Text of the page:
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attempting obscurity

I mess around with writing, but deep down I'm pretty sure I'll never actually get published because I treat it like a hobby and not a passion -- I write when I have time, instead of making time to write.


When I read, I prefer YA sci-fi/ fantasy as my go-to fiction reads. I tend toward this genre because I read fiction as an escape from the daily drudge of life. YA sci/fi-fantasy usually has more upbeat/ hopeful endings, while adult fiction of any genre (except romance) tends to have more depressingly realistic endings. Sometimes I read romance novels, but I really prefer the type with plot/ character development between sex scenes, and I don't like having to hunt for them.


In non-fiction, I prefer history, biographies, psychology, gender studies, social/applied sciences, and law/ public policy.

Currently reading

Pink Brain, Blue Brain: How Small Differences Grow Into Troublesome Gaps -- And What We Can Do About It
Lise Eliot
White by Law: The Legal Construction of Race
Ian F. Haney López

His Majesty's Dragon by Naomi Novik Unabridged CD Audiobook (Temeraire, Book 1)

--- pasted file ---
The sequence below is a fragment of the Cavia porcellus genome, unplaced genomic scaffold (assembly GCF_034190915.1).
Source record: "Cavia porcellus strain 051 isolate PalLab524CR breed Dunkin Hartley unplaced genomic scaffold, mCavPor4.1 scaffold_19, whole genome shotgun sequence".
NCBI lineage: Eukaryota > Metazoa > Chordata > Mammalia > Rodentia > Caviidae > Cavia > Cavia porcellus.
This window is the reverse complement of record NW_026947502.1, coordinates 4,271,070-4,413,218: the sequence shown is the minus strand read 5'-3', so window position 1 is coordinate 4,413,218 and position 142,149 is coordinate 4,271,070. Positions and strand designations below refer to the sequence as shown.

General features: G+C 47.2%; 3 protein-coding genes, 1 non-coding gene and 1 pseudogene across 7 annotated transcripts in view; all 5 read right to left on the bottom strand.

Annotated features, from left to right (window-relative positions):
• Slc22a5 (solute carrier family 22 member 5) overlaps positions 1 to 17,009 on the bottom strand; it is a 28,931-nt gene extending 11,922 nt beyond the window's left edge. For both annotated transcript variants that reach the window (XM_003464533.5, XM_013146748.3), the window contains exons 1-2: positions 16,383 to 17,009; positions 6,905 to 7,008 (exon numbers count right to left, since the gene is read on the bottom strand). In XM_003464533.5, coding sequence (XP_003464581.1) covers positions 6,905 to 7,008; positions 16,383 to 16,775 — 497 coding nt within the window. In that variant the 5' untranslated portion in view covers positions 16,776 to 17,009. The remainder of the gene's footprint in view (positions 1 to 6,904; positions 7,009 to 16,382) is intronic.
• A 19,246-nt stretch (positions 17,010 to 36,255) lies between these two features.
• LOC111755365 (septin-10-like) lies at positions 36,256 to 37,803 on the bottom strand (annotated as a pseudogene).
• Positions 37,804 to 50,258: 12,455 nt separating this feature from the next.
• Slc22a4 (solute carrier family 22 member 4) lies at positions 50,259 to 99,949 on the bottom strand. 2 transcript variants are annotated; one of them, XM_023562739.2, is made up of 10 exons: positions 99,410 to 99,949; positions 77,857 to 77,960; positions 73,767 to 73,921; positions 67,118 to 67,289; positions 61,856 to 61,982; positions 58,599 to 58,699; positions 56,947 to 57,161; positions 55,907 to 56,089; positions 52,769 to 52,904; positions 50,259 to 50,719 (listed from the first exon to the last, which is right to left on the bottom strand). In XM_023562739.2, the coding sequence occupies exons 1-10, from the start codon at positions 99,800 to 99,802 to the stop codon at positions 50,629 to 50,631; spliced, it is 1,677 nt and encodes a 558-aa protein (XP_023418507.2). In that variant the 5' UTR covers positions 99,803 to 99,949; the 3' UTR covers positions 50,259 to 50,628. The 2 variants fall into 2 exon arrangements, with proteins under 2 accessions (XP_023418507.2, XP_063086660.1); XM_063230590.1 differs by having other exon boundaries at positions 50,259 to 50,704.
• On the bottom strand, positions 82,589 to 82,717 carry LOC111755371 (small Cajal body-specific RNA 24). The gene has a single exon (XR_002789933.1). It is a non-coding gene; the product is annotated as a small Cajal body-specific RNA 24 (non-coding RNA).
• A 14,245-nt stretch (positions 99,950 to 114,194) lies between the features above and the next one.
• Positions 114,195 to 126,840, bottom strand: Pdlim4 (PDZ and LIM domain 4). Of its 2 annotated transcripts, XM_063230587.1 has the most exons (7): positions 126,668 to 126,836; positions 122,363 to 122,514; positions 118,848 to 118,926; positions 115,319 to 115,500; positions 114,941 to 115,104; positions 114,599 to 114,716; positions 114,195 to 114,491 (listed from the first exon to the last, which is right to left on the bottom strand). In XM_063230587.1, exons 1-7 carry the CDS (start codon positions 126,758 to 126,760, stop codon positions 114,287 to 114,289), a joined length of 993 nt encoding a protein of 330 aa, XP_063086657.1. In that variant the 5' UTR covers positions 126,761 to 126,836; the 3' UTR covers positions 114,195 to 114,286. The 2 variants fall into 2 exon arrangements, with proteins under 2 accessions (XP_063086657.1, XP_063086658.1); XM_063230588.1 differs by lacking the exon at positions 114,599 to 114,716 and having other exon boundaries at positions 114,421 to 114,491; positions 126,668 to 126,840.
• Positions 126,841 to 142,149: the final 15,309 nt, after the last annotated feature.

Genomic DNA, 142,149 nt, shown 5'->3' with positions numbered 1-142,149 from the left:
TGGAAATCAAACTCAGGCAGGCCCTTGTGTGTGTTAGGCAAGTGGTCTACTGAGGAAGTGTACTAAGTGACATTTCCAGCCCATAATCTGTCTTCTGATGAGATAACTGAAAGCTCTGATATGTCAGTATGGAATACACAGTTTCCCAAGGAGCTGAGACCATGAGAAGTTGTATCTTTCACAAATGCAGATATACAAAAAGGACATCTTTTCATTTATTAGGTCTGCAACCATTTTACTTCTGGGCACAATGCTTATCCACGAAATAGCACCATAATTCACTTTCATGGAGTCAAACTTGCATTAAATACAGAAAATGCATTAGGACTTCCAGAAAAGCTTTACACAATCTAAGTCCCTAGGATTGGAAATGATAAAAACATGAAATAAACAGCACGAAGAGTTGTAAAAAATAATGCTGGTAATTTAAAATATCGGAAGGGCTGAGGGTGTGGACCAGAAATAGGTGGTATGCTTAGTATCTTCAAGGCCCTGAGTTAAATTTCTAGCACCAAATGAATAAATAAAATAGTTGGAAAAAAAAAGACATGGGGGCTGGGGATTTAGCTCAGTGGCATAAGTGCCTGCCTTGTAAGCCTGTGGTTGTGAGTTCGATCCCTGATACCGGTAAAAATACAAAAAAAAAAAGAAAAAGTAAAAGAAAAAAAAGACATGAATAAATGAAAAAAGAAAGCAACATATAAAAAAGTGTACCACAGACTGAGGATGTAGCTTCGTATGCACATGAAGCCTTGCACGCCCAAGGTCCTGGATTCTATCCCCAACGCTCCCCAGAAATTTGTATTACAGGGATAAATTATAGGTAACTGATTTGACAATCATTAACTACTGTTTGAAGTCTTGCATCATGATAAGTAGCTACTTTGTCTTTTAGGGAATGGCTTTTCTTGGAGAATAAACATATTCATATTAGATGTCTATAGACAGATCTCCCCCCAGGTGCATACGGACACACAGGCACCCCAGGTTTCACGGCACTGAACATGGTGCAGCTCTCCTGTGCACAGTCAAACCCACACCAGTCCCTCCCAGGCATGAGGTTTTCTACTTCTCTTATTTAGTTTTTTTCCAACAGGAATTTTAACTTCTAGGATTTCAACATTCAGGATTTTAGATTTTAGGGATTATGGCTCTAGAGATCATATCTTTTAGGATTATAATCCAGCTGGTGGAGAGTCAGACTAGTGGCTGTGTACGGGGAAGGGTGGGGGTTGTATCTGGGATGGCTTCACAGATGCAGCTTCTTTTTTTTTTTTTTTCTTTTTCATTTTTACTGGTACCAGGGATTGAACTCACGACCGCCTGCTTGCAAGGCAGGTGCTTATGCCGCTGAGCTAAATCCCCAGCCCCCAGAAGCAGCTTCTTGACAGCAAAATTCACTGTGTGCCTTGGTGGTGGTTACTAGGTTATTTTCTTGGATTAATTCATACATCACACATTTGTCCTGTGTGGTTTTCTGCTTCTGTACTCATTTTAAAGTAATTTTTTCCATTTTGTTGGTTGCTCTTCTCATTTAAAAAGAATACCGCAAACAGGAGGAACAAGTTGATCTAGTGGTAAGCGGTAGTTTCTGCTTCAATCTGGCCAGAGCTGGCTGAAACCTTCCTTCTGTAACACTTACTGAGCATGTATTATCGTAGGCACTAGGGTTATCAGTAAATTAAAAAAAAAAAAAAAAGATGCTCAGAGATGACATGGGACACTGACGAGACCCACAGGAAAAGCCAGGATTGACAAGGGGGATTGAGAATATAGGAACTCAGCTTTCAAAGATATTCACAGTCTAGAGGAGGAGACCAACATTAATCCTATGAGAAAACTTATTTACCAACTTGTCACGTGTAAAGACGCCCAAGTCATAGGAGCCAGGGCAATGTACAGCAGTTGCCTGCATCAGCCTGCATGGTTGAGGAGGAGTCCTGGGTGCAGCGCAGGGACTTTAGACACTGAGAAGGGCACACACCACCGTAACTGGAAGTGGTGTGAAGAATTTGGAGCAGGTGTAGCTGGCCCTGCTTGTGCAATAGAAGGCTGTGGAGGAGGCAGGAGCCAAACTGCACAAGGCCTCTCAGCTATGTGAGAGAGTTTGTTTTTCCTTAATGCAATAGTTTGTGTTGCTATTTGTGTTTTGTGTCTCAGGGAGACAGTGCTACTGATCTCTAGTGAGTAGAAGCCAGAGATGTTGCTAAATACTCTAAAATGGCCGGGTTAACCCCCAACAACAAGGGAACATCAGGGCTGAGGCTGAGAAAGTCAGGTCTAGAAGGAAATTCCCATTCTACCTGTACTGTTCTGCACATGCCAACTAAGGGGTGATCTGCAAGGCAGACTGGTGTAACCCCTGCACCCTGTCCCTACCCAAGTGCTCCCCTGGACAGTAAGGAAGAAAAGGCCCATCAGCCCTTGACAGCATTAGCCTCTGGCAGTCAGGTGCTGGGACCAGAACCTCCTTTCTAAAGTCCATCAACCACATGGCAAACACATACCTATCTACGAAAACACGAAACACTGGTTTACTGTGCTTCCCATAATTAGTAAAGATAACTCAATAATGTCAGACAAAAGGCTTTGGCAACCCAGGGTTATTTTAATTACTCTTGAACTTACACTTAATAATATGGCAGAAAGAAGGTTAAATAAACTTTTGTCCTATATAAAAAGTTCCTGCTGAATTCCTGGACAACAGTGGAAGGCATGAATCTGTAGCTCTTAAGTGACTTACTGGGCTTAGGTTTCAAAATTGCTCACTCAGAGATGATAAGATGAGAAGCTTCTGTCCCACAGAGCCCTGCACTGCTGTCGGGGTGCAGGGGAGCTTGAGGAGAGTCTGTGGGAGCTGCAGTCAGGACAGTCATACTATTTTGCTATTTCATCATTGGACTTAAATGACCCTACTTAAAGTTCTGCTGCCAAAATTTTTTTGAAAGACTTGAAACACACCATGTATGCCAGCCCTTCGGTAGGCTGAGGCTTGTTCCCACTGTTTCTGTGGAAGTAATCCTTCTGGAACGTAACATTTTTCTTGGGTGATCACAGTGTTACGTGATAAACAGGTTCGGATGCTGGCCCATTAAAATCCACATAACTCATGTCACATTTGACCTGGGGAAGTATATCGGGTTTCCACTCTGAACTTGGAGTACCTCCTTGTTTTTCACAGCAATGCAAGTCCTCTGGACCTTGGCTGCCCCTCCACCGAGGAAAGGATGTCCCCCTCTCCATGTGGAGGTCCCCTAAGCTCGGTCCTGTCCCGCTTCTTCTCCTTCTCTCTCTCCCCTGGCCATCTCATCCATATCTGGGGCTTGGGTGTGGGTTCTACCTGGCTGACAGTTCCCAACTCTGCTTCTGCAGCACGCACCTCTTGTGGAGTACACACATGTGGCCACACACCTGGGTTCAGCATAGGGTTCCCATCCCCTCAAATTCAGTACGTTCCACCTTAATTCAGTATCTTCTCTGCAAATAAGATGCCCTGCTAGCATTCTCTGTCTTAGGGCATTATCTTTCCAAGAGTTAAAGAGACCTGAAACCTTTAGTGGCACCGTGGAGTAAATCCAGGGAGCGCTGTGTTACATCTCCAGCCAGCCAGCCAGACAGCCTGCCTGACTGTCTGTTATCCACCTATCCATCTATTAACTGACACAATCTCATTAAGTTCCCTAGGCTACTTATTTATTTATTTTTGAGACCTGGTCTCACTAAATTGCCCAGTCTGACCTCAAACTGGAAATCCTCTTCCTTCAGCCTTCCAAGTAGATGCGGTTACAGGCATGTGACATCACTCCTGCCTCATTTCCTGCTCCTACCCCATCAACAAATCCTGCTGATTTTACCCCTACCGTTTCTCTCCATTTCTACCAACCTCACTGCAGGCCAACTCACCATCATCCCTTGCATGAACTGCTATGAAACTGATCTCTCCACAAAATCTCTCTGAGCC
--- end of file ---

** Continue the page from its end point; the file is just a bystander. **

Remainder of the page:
His Majesty's Dragon - Naomi Novik, Simon Vance I love this, because despite being (in a sense) an alternative history, the author didn't take that status as carte blanche to run around changing every little historical detail that annoyed her. She does a great job of incorporating dragons naturally into the world, and at several points I found myself thinking of how the presence of dragons would have changed history in other respects.For instance, if dragons were real, there would have been no need to invent the aeroplane, and our modern society most likely wouldn't have the airplanes, jets and helicopters we have today. If dragons were real, the preference of some breeds to have only female Captains would have pushed the women's movement (and the presence of women in all branches of the military) drastically ahead. If dragons did exist, many important and world-changing battles throughout history would have the aerial warfare component, and might have turned out stunningly different. Countries that were ahead in dragon-breeding would obviously be the most feared. Eventually, society would recognize dragons not as mere warbeasts, but as intelligent, personable being in their own right, just as deserving of rights and citizenship.This is an insanely fascinating book.